Like a shiny, freshly washed and waxed car, a shiny, clean plane is a thing of beauty. Right?
But have you ever excitedly peered out at the plane you’re about to board and thought, “Hmm, that big bird needs a bath!”
As much as what’s inside the plane is what counts, that first impression of the outside of the aircraft may be even more important. If it’s dull and grimy on the outside, you might raise an eyebrow and wonder what you’ll see inside.
So we asked several airlines about how they keep their planes sparkling clean — or at least try to.
“We wash the exterior of our aircraft every fifty days, and that schedule is the same regardless of fleet type,” United Airlines’ Jennifer Dohm tells TravelSkills. “The locations for washing are determined by where the aircraft are laying over at an airport for at least eight hours. As a global airline, United’s wash locations are found throughout the world at fourteen airports including Houston, Newark, Singapore, Hong Kong and Sao Paulo.”
“The washing schedule is the same year round; it doesn’t vary by season,” Dohm notes, although “in the winter, we add three additional locations in Florida. A widebody aircraft typically takes about five hours to wash with a crew of three to five people and it’s all done by hand using an extension pole.”
Across the Atlantic, Richard Goodfellow from British Airways explains that the frequency its planes are washed “depends on the aircraft type, but typically every six to eight weeks. We try to wash the short-haul ones more often as they do more take-offs and landings each day than a long-haul jet.”
British Airways mostly washes its aircraft at the airline’s London Heathrow and Gatwick hubs, using “specialist cleaning detergent, high lifts, aircraft brushes and quite a bit of muscle!” Each aircraft takes up to eight hours to wash.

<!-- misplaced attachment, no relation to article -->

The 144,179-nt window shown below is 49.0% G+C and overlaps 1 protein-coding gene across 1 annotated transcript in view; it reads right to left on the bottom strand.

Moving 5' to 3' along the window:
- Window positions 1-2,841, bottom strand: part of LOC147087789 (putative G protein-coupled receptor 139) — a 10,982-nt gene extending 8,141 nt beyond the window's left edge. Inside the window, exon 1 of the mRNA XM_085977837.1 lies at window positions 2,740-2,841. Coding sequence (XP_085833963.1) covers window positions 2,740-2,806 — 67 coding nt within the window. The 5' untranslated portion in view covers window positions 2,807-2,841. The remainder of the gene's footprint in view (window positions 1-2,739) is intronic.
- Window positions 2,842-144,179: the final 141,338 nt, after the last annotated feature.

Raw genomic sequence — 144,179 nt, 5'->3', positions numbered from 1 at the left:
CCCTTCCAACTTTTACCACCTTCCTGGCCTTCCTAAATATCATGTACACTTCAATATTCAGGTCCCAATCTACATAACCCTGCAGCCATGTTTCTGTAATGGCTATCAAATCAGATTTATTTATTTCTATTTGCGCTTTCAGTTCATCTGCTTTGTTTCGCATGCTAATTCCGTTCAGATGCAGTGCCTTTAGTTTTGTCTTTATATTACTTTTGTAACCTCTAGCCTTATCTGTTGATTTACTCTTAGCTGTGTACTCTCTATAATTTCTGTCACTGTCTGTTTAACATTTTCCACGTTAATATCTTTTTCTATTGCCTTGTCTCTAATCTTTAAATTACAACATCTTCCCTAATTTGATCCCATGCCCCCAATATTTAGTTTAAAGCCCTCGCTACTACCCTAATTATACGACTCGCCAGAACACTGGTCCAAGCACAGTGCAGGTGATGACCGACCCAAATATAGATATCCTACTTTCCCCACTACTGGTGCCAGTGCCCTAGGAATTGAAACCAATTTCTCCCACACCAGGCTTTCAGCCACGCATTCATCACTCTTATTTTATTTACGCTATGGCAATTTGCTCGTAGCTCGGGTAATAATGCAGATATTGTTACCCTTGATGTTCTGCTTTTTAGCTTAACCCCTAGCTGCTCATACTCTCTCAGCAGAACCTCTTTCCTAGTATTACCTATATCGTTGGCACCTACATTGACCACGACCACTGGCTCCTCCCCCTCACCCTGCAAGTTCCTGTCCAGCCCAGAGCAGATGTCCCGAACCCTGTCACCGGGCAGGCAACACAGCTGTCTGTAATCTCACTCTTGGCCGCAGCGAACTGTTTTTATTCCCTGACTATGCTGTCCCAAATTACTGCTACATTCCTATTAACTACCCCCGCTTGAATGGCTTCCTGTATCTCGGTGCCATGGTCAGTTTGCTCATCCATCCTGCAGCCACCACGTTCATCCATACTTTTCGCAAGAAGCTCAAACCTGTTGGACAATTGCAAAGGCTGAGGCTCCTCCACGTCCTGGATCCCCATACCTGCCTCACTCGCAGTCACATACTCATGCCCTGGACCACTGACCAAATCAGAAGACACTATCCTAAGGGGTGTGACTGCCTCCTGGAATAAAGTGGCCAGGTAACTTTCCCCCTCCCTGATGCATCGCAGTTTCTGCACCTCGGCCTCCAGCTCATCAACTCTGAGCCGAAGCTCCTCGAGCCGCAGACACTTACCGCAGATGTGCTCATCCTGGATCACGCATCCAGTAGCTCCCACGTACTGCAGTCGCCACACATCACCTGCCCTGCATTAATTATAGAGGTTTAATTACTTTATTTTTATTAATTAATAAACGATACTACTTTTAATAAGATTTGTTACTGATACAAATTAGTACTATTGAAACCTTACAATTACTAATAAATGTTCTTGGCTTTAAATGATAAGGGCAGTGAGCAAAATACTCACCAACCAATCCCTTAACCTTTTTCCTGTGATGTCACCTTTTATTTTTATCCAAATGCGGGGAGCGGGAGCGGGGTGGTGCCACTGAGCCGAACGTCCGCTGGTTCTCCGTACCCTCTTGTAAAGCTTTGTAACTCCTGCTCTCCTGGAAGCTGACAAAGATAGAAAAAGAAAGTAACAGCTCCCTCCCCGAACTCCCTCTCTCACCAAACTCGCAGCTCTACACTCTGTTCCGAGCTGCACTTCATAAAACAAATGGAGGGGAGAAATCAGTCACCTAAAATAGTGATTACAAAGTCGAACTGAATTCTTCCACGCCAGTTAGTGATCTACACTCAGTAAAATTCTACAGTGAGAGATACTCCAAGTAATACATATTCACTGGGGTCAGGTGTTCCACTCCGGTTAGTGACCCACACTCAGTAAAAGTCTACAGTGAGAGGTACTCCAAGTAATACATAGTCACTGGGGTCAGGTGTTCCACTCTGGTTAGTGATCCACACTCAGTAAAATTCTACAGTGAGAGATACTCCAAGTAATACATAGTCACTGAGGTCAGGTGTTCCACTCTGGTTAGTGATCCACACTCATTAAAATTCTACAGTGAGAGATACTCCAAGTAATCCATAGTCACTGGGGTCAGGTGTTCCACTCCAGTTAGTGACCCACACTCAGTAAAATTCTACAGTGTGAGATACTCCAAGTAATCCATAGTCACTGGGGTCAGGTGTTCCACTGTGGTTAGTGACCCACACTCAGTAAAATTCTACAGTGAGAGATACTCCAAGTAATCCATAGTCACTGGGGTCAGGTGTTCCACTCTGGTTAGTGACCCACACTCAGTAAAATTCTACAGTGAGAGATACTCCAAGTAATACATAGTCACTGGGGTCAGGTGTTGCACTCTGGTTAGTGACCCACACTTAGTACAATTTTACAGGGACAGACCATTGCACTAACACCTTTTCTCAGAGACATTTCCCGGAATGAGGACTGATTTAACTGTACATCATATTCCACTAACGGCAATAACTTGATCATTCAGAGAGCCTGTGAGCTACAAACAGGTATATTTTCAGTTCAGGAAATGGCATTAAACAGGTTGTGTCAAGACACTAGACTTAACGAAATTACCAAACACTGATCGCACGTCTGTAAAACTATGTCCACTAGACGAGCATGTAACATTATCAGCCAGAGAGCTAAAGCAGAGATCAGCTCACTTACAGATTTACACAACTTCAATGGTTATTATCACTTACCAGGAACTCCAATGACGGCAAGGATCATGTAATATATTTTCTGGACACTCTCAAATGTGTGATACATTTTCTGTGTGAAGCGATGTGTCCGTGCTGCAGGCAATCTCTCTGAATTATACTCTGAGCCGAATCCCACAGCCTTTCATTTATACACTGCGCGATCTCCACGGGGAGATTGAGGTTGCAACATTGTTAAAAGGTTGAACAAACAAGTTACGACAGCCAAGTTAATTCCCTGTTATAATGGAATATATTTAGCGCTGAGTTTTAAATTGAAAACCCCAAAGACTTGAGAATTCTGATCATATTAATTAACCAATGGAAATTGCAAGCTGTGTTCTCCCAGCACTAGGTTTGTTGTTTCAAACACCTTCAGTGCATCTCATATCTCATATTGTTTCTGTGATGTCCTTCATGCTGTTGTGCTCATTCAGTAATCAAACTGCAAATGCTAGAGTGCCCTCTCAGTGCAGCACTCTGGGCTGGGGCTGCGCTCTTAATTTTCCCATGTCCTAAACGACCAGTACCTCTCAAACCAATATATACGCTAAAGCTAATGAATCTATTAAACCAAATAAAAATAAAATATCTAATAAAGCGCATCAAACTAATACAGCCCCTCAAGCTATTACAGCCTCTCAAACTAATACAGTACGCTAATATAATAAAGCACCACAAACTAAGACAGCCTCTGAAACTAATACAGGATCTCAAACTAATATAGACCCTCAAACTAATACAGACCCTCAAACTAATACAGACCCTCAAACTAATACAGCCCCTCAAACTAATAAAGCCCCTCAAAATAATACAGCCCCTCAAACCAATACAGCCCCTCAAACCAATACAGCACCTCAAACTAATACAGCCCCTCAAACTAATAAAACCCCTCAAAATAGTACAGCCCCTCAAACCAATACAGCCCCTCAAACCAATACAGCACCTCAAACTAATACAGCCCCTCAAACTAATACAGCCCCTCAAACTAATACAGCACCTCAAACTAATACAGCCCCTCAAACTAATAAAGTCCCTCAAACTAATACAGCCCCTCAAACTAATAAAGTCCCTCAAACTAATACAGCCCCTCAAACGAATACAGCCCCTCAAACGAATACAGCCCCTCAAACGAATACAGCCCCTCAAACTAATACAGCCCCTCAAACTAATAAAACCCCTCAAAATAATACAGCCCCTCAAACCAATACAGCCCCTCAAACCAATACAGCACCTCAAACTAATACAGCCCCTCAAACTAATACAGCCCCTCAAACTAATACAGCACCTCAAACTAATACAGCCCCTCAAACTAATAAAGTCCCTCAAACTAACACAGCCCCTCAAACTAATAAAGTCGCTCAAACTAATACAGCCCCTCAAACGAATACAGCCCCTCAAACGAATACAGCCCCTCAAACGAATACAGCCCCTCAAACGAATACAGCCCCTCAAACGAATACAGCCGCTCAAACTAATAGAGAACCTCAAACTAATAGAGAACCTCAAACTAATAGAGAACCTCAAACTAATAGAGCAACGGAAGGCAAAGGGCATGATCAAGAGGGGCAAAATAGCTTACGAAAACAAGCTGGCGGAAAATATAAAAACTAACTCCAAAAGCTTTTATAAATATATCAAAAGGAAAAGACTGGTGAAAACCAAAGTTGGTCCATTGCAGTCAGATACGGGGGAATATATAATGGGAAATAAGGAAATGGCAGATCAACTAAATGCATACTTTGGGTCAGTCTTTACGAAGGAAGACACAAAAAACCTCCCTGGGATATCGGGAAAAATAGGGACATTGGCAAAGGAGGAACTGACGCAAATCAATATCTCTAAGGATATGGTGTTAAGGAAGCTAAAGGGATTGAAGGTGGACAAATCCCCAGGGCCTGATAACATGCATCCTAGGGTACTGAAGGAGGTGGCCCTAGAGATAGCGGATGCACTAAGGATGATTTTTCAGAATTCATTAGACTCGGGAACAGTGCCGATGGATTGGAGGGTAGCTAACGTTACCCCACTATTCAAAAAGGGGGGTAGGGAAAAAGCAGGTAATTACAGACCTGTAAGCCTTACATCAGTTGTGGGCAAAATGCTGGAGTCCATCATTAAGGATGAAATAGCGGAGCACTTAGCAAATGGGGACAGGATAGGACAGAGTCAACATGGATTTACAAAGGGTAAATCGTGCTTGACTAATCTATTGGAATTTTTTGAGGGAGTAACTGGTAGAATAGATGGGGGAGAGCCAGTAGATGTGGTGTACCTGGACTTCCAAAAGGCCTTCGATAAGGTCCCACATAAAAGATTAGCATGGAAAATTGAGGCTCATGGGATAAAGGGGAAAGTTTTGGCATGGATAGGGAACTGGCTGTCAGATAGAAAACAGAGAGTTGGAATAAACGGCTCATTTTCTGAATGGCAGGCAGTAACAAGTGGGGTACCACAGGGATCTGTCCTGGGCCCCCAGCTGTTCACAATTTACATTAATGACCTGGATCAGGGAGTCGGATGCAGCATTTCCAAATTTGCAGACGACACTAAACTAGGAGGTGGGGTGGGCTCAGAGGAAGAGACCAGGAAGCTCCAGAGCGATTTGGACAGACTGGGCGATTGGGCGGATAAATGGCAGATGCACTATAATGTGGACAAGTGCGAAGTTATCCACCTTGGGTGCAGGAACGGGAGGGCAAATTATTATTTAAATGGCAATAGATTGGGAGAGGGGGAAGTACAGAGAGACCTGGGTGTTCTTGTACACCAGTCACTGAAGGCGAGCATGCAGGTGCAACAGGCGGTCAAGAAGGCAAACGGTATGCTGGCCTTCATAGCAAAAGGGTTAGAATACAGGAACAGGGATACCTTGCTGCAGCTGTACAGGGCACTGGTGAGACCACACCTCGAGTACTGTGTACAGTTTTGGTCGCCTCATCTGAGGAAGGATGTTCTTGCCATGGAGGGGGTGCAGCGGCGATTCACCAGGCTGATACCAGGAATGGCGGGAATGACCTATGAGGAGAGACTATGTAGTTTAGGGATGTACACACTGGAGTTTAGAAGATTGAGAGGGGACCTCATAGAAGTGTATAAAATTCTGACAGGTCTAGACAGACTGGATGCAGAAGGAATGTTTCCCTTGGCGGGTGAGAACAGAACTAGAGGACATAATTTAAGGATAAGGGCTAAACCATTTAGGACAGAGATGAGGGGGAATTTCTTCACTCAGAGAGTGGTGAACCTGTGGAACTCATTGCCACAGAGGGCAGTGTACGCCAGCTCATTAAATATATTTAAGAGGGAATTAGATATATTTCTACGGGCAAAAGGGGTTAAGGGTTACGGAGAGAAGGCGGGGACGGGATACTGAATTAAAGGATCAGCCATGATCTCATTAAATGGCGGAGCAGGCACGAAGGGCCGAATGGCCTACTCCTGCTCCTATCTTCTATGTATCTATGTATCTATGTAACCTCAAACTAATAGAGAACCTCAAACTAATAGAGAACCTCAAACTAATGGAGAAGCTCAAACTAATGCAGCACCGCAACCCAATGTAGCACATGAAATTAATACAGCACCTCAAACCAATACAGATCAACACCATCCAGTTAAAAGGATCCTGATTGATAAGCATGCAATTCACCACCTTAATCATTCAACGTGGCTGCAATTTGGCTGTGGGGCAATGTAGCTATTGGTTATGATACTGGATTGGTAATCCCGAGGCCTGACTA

Does the schedule differ at various times of year, we asked. “Not particularly,” Goodfellow said, but noted that, “Obviously it is not practical to wash aircraft in certain poor weather conditions.”
Meanwhile, James Boyd at Singapore Airlines tells us, “Our aircraft are washed monthly. This does not include additional washes required if dirty spots are found on the aircraft. Our aircraft are washed at designated bays at Changi Airport in Singapore. It typically ranges from two to five hours, depending on the general condition of the aircraft and the services required.”
Singapore uses “an aircraft cleaning robotic system, scissor lifts, aerial lifts and water tankers,” and its schedule doesn’t differ between its aircraft types (although SQ operates only widebody aircraft so its planes are all in the ‘large’ category) or dependent on the time of year.
Interestingly, no airline would tell us how much it costs to wash an aircraft, citing commercial sensitivity. Nor would any carrier comment on whether they intend to wash their planes more or less frequently than other airlines.
So it seems that “the world’s cleanest airline” isn’t (yet) part of the advertising we’ll see at the airport.
But which airline has the dirtiest planes?
(This is a Blast from the Past! A similar post appeared on TravelSkills in 2014)